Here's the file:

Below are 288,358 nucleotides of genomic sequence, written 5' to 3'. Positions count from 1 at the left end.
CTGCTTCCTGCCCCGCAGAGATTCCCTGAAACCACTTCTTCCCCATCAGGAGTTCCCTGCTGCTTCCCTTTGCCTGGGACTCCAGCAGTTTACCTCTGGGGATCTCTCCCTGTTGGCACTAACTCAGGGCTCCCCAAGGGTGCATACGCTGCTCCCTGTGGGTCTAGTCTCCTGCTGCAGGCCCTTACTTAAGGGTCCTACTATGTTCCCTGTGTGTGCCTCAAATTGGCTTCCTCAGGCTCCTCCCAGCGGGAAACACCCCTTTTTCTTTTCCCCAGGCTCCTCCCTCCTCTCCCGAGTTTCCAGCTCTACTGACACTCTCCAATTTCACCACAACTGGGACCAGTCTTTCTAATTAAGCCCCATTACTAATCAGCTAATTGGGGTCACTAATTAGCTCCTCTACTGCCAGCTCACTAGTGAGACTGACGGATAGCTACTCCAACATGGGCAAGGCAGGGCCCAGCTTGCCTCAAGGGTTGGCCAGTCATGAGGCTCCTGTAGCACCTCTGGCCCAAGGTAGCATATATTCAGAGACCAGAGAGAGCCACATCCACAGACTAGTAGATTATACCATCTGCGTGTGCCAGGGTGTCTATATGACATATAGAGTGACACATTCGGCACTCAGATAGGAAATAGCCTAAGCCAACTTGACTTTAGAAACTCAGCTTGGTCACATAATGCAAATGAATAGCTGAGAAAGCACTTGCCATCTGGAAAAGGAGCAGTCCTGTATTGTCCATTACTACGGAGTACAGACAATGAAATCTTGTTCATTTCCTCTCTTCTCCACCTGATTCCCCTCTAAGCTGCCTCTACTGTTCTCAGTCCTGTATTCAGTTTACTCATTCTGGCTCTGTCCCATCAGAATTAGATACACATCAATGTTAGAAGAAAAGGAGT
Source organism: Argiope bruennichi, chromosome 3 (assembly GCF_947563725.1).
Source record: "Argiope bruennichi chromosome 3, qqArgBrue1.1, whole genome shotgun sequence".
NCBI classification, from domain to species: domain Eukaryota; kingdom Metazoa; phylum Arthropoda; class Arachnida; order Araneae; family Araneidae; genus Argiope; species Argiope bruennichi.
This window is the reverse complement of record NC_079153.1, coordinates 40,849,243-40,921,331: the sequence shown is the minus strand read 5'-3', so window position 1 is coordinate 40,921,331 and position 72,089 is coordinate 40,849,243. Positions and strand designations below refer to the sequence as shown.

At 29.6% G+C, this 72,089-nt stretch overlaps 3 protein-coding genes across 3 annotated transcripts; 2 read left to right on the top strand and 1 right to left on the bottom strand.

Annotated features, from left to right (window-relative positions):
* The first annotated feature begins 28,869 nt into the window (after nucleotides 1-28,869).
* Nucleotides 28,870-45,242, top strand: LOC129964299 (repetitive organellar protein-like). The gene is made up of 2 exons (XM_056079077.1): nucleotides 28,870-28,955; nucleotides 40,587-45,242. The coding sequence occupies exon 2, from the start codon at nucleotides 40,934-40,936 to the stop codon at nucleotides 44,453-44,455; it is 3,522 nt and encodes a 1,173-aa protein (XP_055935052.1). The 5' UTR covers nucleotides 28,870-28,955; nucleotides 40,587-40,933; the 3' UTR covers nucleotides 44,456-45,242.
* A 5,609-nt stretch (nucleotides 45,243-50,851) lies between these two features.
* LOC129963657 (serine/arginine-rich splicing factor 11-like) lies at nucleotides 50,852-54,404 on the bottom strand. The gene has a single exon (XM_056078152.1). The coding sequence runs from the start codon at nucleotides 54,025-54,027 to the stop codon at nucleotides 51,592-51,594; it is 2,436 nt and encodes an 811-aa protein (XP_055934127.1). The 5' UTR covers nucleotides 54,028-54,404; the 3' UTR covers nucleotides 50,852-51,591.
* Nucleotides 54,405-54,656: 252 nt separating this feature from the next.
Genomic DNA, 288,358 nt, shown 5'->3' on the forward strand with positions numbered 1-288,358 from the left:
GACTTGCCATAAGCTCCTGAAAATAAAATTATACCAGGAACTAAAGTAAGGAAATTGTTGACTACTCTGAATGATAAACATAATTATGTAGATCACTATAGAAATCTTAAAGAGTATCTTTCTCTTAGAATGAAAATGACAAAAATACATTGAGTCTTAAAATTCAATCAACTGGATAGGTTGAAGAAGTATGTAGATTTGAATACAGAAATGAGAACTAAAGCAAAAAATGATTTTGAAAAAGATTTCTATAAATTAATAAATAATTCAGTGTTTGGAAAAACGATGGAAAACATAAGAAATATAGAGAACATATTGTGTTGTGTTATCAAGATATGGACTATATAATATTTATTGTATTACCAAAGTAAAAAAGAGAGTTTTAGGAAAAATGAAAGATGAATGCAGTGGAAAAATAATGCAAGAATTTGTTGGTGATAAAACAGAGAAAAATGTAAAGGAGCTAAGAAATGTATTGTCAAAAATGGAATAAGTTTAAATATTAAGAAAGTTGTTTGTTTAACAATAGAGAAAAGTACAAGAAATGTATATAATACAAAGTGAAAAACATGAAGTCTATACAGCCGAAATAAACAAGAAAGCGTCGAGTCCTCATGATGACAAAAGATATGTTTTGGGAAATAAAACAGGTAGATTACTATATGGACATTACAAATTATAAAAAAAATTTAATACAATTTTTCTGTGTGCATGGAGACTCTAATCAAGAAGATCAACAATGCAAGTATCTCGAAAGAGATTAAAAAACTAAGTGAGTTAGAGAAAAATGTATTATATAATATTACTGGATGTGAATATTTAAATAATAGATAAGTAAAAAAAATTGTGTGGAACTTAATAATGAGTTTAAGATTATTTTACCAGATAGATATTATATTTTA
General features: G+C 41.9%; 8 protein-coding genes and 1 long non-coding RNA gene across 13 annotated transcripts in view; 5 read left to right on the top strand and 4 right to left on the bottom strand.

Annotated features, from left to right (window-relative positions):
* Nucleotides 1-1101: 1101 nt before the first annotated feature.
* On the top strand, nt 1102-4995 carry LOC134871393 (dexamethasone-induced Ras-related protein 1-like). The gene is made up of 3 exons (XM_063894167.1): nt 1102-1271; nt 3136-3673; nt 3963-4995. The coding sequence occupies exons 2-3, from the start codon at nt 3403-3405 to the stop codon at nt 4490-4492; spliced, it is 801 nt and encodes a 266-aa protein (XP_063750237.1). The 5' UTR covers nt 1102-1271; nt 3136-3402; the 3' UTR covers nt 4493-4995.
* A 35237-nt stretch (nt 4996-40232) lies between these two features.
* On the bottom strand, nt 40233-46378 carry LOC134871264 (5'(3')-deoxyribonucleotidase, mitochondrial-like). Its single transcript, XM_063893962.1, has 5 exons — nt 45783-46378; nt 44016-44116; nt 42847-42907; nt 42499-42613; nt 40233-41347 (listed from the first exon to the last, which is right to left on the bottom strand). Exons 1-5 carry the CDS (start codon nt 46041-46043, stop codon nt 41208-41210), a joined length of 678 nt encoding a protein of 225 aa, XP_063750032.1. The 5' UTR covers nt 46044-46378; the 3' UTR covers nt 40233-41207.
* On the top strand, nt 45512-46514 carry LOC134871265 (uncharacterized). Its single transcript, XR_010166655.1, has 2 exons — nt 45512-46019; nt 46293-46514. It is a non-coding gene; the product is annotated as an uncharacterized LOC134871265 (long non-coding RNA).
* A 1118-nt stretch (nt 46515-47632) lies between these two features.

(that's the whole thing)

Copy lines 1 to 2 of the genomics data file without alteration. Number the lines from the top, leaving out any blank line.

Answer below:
Below are 288,358 nucleotides of genomic sequence, written 5' to 3'. Positions count from 1 at the left end.
CTGCTTCCTGCCCCGCAGAGATTCCCTGAAACCACTTCTTCCCCATCAGGAGTTCCCTGCTGCTTCCCTTTGCCTGGGACTCCAGCAGTTTACCTCTGGGGATCTCTCCCTGTTGGCACTAACTCAGGGCTCCCCAAGGGTGCATACGCTGCTCCCTGTGGGTCTAGTCTCCTGCTGCAGGCCCTTACTTAAGGGTCCTACTATGTTCCCTGTGTGTGCCTCAAATTGGCTTCCTCAGGCTCCTCCCAGCGGGAAACACCCCTTTTTCTTTTCCCCAGGCTCCTCCCTCCTCTCCCGAGTTTCCAGCTCTACTGACACTCTCCAATTTCACCACAACTGGGACCAGTCTTTCTAATTAAGCCCCATTACTAATCAGCTAATTGGGGTCACTAATTAGCTCCTCTACTGCCAGCTCACTAGTGAGACTGACGGATAGCTACTCCAACATGGGCAAGGCAGGGCCCAGCTTGCCTCAAGGGTTGGCCAGTCATGAGGCTCCTGTAGCACCTCTGGCCCAAGGTAGCATATATTCAGAGACCAGAGAGAGCCACATCCACAGACTAGTAGATTATACCATCTGCGTGTGCCAGGGTGTCTATATGACATATAGAGTGACACATTCGGCACTCAGATAGGAAATAGCCTAAGCCAACTTGACTTTAGAAACTCAGCTTGGTCACATAATGCAAATGAATAGCTGAGAAAGCACTTGCCATCTGGAAAAGGAGCAGTCCTGTATTGTCCATTACTACGGAGTACAGACAATGAAATCTTGTTCATTTCCTCTCTTCTCCACCTGATTCCCCTCTAAGCTGCCTCTACTGTTCTCAGTCCTGTATTCAGTTTACTCATTCTGGCTCTGTCCCATCAGAATTAGATACACATCAATGTTAGAAGAAAAGGAGT